Q. What are the biggest changes you have seen in your specific line of business over the past few years, and what is ahead?
A. I was in HR in manufacturing for about 20 years. It has hurt me to watch the demise of that once powerful and important piece of our economy. I went into banking thinking that it was a safe, stable industry. My timing couldn't have been much worse. The entire banking sector collapsed. For a while, it seemed that each day brought more bad news about the death, or near death, of another staid financial giant. It was scary. I think that we have turned the corner. I do think that there are some real opportunities out there for smart, conservative banks that have a good business strategy and that have the discipline to "stick to their knitting."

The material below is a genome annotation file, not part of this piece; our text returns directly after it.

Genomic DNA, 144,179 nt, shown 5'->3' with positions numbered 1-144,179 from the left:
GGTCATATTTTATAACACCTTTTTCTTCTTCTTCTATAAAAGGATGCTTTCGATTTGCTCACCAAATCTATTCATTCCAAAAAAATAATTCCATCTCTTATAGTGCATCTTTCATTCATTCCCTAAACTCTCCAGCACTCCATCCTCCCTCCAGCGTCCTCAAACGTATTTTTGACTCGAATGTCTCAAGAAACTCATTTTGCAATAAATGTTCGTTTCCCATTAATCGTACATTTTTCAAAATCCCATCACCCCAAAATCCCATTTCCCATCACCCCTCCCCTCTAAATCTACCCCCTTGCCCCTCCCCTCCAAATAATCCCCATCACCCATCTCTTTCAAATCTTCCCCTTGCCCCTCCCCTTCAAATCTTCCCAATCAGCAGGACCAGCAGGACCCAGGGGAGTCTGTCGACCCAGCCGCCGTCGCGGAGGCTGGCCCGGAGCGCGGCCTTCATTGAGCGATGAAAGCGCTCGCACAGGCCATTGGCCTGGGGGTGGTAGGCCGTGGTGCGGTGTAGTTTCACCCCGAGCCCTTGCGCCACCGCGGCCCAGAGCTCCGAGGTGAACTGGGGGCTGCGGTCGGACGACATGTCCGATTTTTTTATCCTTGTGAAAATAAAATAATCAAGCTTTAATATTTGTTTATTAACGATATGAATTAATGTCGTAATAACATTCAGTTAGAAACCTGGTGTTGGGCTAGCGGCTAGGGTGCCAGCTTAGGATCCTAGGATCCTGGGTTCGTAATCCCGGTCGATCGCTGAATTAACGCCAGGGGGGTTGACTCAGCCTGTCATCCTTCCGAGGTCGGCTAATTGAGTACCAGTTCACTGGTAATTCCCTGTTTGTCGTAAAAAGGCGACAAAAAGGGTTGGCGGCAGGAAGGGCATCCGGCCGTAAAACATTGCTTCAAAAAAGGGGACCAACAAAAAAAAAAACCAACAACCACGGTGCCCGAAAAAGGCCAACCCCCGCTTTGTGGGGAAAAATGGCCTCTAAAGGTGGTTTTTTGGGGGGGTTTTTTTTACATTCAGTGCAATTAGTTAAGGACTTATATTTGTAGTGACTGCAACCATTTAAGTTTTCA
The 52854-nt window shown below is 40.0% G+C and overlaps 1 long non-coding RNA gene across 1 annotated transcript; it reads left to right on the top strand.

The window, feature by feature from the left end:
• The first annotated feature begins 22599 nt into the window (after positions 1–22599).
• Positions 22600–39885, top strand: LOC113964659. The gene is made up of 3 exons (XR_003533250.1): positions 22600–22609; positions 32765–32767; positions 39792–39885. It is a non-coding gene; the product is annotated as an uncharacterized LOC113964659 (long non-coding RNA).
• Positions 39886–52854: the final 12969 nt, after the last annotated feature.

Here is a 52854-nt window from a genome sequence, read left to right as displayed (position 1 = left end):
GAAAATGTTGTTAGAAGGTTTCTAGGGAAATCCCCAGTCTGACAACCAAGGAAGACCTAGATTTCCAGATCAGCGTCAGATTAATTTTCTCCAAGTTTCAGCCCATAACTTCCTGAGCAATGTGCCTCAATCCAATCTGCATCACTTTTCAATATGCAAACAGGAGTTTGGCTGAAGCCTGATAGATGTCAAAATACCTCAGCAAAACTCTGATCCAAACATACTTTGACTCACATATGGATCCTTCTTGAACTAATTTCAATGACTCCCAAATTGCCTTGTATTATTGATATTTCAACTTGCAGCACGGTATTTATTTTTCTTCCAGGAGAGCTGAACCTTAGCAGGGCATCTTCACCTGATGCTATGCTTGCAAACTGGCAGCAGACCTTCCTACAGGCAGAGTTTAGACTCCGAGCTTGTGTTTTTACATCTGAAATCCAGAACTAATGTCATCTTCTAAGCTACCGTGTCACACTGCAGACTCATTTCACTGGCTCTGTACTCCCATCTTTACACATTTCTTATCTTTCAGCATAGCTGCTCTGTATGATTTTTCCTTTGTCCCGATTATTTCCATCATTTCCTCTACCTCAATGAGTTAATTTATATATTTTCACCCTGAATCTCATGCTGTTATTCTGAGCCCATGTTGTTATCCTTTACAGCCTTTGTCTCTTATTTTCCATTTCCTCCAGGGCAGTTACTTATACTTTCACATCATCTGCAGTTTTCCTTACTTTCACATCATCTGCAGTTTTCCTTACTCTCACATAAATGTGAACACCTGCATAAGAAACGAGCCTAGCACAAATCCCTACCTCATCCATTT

Q. What are the biggest challenges facing your company?
A. We are a small community bank in a landscape that includes some real giants. We absolutely have to be able to differentiate ourselves from our competition. We have got to be able to execute on our strategy to ensure delighted customers, proud associates and pleased stockholders. If we can do those three things, and do them every day, I think we will be able to realize our vision of becoming the gold standard of community banking.